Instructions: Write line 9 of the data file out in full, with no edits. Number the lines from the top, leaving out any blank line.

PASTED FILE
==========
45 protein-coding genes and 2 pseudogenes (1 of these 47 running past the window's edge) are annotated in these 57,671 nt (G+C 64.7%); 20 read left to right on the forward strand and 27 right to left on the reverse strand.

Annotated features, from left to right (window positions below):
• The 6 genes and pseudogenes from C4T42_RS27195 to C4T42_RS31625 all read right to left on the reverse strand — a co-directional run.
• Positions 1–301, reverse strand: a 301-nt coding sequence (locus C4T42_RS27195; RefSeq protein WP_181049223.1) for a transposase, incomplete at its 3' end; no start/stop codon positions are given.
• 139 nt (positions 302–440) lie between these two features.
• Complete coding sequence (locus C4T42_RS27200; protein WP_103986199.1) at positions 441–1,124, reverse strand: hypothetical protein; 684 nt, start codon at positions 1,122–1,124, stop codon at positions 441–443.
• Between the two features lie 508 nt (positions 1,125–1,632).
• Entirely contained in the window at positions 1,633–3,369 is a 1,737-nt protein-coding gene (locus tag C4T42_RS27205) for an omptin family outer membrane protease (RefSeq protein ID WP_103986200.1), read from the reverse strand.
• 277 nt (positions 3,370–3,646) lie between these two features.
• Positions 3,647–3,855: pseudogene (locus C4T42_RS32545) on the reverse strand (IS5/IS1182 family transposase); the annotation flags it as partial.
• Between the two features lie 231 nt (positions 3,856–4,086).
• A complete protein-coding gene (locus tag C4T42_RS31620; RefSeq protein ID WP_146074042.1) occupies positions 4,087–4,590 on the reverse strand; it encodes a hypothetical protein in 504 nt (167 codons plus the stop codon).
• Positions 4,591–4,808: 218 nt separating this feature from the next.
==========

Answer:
• 277 nt (positions 3,370–3,646) lie between these two features.